It was a clear genocide. It’s not only that; the massacre in the North was genocide. People were killed and railed down to us here in coaches. Bodies were received here in Enugu. I was a serving police of- ficer here, so, I can give you first- hand report or information about that. The world turns their eyes away from certain sensitive events in the lives of people because of their interests. Many nations in Africa suffered the same thing we suffered but they were highlighted and written about. I personally think that the world ought to know. The way to get things right and settled is to speak the truth about what happened. That you don’t teach history in schools means that certain things will be hidden away from the young generation. But, I will assure you that it can’t last forever. There will be a generation that will come that will unearth all these things and speak of it boldly. People who survived it are still alive. And even though the world does not want to talk about it or publish it or draw the attention of people to it, there are some publications already in circulation. I stand with the people of Asaba who chose to draw the attention of ev- erybody to that incident. They are not celebrating death but are just pointing out an incident, which we should never ever allow to happen anywhere else in this land.
The Army has changed the code name of the exercise in South East from Egwu Eke to Atilogwu Udo; does it make any difference?
If the expression is anything to go by, then, yes. We know that Python Dance is aggressive and demonic. Python is a serpent. Atilogwu Udo is a dance of peace. Do they act in peace? You don’t wage war and call it peace. If the military says it’s peace; the responsibility is on them to show the people that they are approaching them with peace. The people need peace. No- body is going to fight against peace but how sincere are we in offering that peace. Is it genuine peace or is it camouflage? That’s what we need to find out.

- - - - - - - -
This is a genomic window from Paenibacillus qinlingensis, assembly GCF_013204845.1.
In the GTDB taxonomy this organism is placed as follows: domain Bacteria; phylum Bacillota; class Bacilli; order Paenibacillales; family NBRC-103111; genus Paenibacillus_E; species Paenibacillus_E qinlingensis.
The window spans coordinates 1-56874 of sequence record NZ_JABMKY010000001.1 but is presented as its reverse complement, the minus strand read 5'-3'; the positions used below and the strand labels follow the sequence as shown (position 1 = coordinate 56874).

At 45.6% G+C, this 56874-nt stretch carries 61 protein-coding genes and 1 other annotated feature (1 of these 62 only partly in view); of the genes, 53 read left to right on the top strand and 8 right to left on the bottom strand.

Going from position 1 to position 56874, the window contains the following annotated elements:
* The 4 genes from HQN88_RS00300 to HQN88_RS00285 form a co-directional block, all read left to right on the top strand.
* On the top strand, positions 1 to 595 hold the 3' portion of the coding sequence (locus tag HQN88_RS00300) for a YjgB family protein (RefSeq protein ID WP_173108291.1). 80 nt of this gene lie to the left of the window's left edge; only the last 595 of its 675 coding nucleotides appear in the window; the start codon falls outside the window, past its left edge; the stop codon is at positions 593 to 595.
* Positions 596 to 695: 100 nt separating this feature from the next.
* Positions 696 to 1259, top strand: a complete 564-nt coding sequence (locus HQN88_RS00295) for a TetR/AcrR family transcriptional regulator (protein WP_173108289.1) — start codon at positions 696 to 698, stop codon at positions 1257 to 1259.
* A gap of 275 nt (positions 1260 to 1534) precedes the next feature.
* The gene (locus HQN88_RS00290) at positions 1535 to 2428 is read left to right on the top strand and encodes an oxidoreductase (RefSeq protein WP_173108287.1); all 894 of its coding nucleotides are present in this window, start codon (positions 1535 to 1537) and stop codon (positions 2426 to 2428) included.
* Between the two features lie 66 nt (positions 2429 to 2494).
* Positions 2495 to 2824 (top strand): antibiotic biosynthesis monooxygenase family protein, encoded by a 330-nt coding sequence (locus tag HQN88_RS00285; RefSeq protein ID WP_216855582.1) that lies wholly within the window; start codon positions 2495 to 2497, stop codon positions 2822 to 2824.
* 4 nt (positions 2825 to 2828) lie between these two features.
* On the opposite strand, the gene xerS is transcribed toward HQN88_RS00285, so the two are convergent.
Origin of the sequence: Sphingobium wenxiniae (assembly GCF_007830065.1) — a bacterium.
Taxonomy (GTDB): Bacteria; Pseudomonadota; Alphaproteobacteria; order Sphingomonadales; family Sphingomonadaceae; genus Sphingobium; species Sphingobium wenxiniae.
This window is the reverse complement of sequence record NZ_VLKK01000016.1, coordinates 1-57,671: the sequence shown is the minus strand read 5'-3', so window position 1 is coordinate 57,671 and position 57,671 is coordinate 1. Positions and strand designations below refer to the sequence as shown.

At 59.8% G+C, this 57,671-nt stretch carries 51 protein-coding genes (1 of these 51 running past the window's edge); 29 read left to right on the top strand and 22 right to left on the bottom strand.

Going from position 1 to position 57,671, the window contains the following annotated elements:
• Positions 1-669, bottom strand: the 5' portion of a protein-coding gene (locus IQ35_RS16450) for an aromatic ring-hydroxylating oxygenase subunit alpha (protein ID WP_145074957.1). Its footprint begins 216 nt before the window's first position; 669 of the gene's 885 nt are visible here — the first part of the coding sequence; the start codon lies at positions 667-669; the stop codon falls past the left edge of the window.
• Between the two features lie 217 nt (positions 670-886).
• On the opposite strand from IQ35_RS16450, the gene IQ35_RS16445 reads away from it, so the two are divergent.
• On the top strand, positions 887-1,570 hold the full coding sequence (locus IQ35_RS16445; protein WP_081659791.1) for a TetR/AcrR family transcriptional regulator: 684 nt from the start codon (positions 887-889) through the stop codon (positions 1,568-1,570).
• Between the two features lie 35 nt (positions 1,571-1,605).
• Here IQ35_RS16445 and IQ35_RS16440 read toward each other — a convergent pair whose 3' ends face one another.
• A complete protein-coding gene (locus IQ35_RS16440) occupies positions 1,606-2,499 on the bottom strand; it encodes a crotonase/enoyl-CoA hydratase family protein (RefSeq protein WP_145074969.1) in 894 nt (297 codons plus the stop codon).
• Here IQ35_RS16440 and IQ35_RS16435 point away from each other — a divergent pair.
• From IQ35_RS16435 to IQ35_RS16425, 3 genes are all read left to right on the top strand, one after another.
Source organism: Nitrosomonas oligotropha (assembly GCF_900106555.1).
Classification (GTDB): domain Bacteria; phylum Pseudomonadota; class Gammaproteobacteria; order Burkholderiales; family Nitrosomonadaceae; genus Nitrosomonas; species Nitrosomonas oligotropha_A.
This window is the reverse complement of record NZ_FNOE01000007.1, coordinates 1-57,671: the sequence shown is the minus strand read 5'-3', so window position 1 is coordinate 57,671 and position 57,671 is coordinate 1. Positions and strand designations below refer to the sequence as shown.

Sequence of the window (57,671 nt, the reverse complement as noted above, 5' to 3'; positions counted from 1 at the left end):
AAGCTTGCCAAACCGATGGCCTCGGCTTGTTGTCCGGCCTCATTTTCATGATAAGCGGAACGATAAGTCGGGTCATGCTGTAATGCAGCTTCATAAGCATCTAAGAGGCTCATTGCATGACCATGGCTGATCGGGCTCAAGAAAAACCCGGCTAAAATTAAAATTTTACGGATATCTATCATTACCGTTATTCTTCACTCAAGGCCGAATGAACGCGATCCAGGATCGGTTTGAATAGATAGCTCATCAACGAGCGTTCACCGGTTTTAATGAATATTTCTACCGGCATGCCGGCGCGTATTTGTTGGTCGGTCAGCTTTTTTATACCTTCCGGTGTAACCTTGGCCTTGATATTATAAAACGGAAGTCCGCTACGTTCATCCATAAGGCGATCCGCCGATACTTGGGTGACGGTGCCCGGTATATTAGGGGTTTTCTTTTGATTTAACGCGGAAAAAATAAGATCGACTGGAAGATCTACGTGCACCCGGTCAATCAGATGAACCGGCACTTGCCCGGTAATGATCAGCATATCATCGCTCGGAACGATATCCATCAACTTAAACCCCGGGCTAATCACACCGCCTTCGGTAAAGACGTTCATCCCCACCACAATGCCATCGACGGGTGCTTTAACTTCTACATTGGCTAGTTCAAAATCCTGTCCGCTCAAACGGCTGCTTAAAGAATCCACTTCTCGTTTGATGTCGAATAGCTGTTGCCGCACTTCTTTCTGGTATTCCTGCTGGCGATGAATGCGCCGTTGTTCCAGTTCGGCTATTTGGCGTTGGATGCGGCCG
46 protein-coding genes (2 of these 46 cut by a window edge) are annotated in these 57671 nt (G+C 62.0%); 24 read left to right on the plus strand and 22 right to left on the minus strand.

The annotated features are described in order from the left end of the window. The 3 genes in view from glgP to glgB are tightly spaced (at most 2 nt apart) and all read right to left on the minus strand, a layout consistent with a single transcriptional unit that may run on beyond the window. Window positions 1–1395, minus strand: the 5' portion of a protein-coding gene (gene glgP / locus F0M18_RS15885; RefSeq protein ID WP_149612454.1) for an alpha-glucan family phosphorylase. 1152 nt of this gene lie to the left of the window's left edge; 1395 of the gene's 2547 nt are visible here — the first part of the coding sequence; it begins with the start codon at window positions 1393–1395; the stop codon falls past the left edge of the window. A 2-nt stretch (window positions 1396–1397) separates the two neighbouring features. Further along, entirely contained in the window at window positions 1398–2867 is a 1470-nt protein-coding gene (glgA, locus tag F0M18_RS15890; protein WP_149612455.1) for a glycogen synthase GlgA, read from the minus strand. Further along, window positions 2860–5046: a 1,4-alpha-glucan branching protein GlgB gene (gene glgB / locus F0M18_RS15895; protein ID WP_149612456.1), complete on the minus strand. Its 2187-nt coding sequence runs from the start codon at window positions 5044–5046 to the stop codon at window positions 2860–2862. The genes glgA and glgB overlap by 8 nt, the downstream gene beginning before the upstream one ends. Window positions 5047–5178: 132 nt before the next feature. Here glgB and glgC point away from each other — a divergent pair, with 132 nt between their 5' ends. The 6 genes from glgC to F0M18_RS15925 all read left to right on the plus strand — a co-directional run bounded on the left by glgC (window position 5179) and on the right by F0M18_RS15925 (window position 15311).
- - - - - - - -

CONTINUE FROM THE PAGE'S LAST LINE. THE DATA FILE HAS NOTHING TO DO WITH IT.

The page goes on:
What advice do you have for the South East governors on how to bring the Igbo together?
These men are doing their best. They are faced with very difficult work conditions. The church should be in prayers at every moment. We should lift them up in prayer and support the various good projects they have. What we have is that those who are in every good position are under serious attack and criticism and so on. But we elected them into that position so we should assist them to make their mark. That doesn’t mean that when they do wrong we will not speak out against it but if they do things that are against our interests and welfare, we should speak out against it. We elected them into that position but we should be very careful not to take the position of opposition from the beginning. You want to oppose their views, you want to oppose the projects they have, you want to oppose their suggestions, no, that’s not how to do it. As long as they do not take the views of the people for granted or ignore the views of the people, we should come around and make suggestions and appreciate them when they do good.
We hear all manner of things about actualization of Biafra; is Biafra the route to Eldorado for the Igbo?
Our people are very excited about freedom. You may call it any name you like but it’s a quest for freedom. The freedom to decide our own things, do our own things, develop our land the way we want and join the rest of the world in doing exploits. So, there are so many radical things showing up. The thing is that things majorly at stake are not addressed. Get round a table and dialogue. Put the cards on the table and discuss and know where you stand. It is only when you can’t be contained in the arrangement, maybe you are evicted, rejected, obstructed or not wanted; then, you begin to seek your own land and space. They are absolutely not wrong in thinking like that. But from what I have said, let’s have dialogue first. The Igbo say that he that is rejected by others does not reject himself.